He must pay his victim £200 compensation and costs of £170, with 100 hours of unpaid work and he must undertake a “building better relationships” programme with the probation service.

But she didn’t want a restraining order so he could maintain contact with two children.

Craig Hutchinson, defending, said Yarwood had a good job with a motor company.

“These were the actions of a desperate man trying to keep his relationship together”, he said.

He added: “There may be a time when the relationship will rekindle. The hope is that everyone will put this behind them.”

South Korean women protest in Seoul over hidden sex cameras

Tens of thousands of women gathered in Seoul on Saturday calling for a crackdown on spy cam pornography, in one of the country’s biggest ever female-only protests.

Perpetrators film or photograph women with hidden cameras in public spaces.

Although distributing pornography is illegal in South Korea, the videos and pictures are shared widely online.

Organisers say women live in constant fear of being photographed or filmed without their knowledge.

Carrying placards and banners with messages like “My life is not your porn”, the women were mostly teenagers or in their 20s – seen as the main victims of the hidden cameras.

“Those men who film such videos! Those who upload them! Those who watch them! All of them should be punished sternly!” they chanted.

The women covered their faces with masks, hats and sunglasses as instructed by the organisers.

Demonstrators said around 55,000 women took part, although police put the figure at around 20,000.

The recent protests began after police arrested a 25-year-old woman in May for secretly photographing a male colleague who posed nude for university art students. She then shared the picture online.

Demonstrators believe police only acted so swiftly because it was a female perpetrator, and pointed to instances of police closing cases with female victims because they could not find the photographers or track them online, because they posted on foreign servers.

While the law mandates a maximum five-year prison term or 10 million won ($8,970; £6,770) fine for creating sexual images, and a maximum seven year sentence and 30 million won ($26,900; £20,200) fine for distributing them for profit, protesters say many receive far lighter punishments.

The recent protests began after police arrested a 25-year-old woman in May for secretly photographing a male colleague who posed nude for university art students. She then shared the picture online.

Demonstrators believe police only acted so swiftly because it was a female perpetrator, and pointed to instances of police closing cases with female victims because they could not find the photographers or track them online, because they posted on foreign servers.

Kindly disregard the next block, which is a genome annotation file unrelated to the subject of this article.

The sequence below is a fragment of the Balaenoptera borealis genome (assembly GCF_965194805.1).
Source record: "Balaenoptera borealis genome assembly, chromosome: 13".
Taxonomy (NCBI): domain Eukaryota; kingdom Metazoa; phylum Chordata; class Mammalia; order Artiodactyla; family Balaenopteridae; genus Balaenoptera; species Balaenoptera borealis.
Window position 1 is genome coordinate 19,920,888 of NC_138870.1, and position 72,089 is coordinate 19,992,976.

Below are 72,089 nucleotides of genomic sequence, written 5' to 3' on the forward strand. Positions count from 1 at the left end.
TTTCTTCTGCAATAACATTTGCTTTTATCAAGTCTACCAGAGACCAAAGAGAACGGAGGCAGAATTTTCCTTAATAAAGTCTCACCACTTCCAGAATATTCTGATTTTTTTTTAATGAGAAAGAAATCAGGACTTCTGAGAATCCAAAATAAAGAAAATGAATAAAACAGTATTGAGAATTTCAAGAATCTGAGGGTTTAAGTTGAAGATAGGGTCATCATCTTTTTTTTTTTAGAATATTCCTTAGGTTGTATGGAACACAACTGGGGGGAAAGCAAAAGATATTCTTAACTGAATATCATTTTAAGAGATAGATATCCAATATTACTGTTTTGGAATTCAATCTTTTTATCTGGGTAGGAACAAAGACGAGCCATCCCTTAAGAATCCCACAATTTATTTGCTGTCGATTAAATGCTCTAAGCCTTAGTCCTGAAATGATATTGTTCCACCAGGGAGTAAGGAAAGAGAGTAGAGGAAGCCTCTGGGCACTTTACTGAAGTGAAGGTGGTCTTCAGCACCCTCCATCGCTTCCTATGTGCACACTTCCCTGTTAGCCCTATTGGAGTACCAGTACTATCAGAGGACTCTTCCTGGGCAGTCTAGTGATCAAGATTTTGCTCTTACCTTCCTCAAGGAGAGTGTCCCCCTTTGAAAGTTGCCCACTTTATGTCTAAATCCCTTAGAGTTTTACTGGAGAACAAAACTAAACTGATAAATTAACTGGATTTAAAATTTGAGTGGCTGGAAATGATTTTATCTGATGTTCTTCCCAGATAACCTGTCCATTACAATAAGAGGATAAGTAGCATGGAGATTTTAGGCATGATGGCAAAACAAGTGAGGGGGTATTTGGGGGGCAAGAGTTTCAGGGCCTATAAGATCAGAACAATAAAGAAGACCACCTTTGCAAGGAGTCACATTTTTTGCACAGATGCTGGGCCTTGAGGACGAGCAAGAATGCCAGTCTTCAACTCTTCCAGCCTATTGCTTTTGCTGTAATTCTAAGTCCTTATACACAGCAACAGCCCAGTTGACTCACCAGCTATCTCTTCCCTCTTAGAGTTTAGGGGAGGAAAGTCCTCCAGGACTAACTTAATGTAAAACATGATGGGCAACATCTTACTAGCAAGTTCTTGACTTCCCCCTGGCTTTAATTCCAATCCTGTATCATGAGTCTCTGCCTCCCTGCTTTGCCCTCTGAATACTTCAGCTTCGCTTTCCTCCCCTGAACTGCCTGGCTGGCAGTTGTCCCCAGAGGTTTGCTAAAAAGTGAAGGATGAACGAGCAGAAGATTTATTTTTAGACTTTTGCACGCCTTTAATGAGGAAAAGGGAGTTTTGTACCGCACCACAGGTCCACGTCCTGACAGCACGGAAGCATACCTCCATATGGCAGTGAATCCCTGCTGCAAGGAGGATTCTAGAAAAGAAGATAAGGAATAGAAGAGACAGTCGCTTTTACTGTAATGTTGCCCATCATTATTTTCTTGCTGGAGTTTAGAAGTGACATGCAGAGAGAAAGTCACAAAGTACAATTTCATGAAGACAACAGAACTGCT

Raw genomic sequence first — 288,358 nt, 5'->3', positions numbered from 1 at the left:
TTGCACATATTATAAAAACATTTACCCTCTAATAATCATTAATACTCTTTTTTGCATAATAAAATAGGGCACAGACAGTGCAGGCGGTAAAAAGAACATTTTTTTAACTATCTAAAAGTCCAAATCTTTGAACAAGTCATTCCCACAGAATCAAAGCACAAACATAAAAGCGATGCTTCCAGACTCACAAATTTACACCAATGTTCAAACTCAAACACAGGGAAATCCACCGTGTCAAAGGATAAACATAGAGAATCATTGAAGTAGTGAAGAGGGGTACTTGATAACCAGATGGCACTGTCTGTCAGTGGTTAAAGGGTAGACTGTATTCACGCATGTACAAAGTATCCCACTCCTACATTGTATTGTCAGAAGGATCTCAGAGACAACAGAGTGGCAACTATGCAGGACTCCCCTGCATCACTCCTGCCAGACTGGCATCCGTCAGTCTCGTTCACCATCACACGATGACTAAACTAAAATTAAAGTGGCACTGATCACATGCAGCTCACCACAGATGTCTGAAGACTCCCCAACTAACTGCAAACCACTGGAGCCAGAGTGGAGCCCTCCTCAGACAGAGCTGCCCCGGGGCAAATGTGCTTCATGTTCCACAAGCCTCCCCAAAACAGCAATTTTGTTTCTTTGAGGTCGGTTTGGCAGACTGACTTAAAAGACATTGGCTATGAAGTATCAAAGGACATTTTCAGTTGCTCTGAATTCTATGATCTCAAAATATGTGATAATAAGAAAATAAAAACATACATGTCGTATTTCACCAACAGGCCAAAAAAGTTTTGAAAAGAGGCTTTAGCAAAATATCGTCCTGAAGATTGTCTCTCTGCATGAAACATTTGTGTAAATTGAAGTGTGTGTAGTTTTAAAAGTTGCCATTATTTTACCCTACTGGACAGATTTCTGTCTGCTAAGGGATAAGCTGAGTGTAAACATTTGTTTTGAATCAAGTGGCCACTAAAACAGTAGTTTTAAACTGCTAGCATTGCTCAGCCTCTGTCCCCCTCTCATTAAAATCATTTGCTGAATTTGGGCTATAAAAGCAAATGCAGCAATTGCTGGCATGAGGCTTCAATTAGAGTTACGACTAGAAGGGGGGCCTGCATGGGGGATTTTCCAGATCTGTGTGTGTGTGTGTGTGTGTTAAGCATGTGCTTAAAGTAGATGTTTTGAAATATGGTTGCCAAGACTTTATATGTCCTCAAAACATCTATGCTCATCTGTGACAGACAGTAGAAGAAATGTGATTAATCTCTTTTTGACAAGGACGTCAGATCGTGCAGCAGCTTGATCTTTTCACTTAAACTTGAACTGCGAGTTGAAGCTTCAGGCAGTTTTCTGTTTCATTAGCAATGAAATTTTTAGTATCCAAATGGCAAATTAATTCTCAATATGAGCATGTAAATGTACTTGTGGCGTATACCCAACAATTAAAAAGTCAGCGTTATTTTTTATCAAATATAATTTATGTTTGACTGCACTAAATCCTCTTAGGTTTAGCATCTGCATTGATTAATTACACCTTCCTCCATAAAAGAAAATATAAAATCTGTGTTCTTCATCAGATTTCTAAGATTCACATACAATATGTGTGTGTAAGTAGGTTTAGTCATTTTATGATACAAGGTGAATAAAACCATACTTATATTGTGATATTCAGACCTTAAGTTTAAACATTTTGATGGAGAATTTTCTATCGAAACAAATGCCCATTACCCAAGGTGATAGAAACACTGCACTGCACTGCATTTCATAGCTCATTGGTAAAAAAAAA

While the law mandates a maximum five-year prison term or 10 million won ($8,970; £6,770) fine for creating sexual images, and a maximum seven year sentence and 30 million won ($26,900; £20,200) fine for distributing them for profit, protesters say many receive far lighter punishments.

By BBC

South Korean women are mobilizing in unprecedented ways

On June 9, the area around Hyehwa Station in Seoul was filled with women in red attire once again. More than 22,000 women took to the streets carrying placards inscribed with slogans such as “My daily life is not your porn.” The turnout greatly exceeded the over 12,000 who attended the first demonstration on May 19. There was also a hair-shaving ceremony for women who had volunteered in advance. But instead of the grim resolve that often accompanies hair-shaving ceremonies, it was a scene of cheering and applause.

In recent weeks, South Korean society has been facing a new kind of resistance from young women. The two demonstrations at Hyehwa Station – which were organized by a Daum internet café called “Uncomfortable Courage” – have mobilized an increasing number of young women who have never demonstrated before. While the investigation into the unauthorized posting of photos of a nude male model at Hongik University cannot itself be described as biased, that investigation was sufficient to ignite the latent rage and fear about society’s failure to do something about the spy cams that have harmed countless women and about the male chauvinism that has condoned that failure